First national survey of people living with sickle cell disease closes for analysis
The first nationwide survey of people living with Sickle Cell Disease (SCD) has now closed for analysis, with initial findings set for publication in early 2016.
Designed by the Picker Institute, the not-for-profit charity which uses people’s experiences to improve the quality of health and social care for all, the development and implementation of the questionnaire was commissioned by the National Institute for Health Research Collaboration for Leadership in Applied Health Research and Care Northwest London (NIHR CLAHRC NWL), in partnership with the Sickle Cell Society.
Focusing directly on patient experience, the survey asked patients about aspects of care that are important to them, including access to care services, information and support for their condition, and their views on care across inpatient, outpatient and emergency settings. Survey versions suitable for both paediatric and adult patients, and parents/ carers of young SCD patients, were available.
Having received over 600 responses (at least 200 for each version) it is the largest feedback drive of people living with the condition, conducted in the UK to date.
When feedback tools are specifically tailored to the healthcare needs of a particular patient group they can be used to effectively capture and improve their given care experiences, potentially informing the delivery, design and commissioning of services. The qualitative research stage of the project informed development of a community support worker for SCD, position in North West London (an area with a high population of people living with the condition).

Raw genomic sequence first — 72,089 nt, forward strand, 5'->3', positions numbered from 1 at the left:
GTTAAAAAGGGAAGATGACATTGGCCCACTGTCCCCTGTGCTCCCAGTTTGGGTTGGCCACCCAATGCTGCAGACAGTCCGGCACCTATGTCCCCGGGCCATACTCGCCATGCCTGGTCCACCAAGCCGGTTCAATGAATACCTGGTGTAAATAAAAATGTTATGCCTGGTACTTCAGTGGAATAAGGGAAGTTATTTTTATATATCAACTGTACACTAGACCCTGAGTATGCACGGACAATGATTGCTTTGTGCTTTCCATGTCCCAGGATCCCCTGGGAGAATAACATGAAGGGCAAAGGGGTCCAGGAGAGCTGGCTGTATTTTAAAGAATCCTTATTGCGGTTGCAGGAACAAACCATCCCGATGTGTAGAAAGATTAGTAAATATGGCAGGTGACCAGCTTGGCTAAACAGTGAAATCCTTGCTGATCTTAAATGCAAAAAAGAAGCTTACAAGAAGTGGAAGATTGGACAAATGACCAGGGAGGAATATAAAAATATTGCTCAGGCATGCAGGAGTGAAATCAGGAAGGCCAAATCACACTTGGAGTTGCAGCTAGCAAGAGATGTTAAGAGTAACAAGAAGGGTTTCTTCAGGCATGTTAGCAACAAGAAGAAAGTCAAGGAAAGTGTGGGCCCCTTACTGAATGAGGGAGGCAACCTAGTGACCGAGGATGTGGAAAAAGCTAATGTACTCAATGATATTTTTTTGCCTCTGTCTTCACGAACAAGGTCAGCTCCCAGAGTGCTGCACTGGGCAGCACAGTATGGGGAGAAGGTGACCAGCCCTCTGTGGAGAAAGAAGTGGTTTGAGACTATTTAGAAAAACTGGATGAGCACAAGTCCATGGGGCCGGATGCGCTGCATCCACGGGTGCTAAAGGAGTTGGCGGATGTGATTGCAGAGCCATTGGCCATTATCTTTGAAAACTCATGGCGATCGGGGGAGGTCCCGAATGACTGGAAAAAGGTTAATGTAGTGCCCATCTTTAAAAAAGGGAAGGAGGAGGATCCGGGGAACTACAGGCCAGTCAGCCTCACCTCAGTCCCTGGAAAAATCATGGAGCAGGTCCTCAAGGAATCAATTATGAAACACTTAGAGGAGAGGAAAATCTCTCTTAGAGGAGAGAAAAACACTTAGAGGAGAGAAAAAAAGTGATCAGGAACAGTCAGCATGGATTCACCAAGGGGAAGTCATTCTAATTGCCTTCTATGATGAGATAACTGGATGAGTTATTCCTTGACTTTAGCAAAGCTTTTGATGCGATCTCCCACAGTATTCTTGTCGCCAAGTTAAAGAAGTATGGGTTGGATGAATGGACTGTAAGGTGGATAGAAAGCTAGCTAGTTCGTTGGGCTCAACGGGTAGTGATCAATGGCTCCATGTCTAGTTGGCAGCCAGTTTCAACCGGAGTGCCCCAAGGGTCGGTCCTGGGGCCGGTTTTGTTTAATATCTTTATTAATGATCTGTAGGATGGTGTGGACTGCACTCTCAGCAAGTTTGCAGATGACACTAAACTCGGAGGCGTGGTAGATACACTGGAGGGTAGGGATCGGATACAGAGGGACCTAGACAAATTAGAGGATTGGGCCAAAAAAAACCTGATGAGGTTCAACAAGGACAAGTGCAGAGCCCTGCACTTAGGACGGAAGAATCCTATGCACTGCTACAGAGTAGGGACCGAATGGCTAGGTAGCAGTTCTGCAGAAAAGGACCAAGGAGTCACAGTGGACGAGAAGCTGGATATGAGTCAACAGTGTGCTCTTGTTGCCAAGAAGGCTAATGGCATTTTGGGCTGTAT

Speaking on the success of the survey, John James, Chief Executive of the Sickle Cell Society said; “We have been overwhelmed by the sheer generosity of experience shown by the sickle cell community, and firstly just want to say a massive thank you to them and everyone that has worked so hard to generate responses. In the past we have heard of extremely varied care experiences from people with sickle cell, from truly inspiring exemplary care, to, what can only be described as disturbing. The new survey gives us the ability to measure experiences using a validated tool, and will allow us to obtain a wealth of data on sickle cell care, which will be a real game-changer in terms of the care improvements it could enable.
As well as inspiring grant funding for further research, the SCD survey tool will be made available for individual clinicians in England to collate relevant feedback and make service and care quality changes accordingly. Your feedback is invaluable and will make a real difference, we look forward to updating you on just how it is being used soon.”
Final data is currently being analysed by the Picker Institute and the key findings will be shared as soon as they are available.